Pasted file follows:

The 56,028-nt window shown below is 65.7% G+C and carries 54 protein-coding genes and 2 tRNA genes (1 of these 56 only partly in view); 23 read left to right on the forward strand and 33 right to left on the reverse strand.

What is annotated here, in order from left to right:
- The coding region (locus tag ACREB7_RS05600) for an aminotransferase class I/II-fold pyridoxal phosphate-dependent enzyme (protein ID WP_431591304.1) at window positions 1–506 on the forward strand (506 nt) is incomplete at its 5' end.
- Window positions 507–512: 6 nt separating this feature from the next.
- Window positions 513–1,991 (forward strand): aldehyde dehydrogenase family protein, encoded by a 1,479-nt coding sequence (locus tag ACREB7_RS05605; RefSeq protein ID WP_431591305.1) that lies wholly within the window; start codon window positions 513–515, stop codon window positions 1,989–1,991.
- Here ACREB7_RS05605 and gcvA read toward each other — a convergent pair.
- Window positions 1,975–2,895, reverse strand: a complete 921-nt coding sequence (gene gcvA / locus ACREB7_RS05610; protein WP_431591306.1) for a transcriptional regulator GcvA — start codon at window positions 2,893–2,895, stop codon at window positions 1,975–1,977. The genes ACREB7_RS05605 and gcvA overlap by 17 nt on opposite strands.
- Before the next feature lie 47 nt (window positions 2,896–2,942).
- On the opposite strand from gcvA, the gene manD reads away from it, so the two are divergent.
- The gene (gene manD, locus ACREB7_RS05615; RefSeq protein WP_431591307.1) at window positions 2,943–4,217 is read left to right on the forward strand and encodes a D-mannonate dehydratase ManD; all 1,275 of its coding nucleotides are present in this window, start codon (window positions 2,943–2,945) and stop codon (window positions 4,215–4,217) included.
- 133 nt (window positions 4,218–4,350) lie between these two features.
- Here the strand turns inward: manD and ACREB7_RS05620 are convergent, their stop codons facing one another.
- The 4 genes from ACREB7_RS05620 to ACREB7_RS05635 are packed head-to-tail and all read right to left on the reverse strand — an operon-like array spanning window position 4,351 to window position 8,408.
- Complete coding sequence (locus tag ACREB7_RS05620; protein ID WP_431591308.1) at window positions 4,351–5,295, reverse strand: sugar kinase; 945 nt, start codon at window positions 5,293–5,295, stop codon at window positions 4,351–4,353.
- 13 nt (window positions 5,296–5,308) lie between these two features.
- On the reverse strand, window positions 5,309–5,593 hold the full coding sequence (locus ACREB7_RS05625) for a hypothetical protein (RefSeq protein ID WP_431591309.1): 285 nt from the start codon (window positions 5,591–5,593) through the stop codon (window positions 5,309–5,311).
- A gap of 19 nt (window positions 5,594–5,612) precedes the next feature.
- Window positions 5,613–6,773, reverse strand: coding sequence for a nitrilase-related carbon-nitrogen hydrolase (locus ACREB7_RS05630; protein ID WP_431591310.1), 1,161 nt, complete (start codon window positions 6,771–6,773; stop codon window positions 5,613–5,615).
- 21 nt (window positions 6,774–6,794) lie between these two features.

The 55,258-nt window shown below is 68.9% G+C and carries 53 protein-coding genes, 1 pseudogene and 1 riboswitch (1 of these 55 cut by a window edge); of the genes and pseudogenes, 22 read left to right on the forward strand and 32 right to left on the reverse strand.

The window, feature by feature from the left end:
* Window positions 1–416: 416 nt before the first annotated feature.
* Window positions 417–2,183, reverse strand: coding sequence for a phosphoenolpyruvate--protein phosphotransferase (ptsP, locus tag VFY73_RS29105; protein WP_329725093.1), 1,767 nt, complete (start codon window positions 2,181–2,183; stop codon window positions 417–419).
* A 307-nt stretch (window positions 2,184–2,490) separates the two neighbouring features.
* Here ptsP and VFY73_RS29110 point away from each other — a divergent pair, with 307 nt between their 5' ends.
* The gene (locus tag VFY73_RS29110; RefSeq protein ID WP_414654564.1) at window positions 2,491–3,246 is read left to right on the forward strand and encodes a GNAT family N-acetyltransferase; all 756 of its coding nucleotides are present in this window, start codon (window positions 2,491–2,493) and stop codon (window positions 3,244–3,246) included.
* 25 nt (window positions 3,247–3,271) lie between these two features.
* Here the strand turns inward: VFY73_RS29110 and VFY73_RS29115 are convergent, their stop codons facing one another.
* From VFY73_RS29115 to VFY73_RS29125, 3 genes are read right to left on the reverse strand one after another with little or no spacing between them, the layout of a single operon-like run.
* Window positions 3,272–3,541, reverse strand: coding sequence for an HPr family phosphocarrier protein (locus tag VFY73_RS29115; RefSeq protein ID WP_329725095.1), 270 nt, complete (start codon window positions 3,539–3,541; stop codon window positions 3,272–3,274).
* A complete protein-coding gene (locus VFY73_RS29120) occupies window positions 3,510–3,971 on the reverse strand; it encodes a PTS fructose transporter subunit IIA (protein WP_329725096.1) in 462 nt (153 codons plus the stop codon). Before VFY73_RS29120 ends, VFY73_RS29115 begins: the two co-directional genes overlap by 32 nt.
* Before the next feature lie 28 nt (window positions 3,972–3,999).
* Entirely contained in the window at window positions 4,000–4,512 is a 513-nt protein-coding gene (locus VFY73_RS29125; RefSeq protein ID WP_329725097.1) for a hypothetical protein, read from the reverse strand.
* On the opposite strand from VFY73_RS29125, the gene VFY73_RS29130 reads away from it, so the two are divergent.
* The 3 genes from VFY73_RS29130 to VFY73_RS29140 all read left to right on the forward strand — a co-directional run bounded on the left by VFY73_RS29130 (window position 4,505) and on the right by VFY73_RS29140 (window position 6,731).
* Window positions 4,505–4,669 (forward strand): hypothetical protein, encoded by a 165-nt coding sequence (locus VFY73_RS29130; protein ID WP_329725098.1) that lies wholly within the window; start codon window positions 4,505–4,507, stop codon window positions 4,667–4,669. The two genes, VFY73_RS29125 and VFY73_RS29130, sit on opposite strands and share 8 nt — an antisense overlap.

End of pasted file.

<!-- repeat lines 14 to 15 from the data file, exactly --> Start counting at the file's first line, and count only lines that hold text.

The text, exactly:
- Complete coding sequence (locus tag ACREB7_RS05620; protein ID WP_431591308.1) at window positions 4,351–5,295, reverse strand: sugar kinase; 945 nt, start codon at window positions 5,293–5,295, stop codon at window positions 4,351–4,353.
- 13 nt (window positions 5,296–5,308) lie between these two features.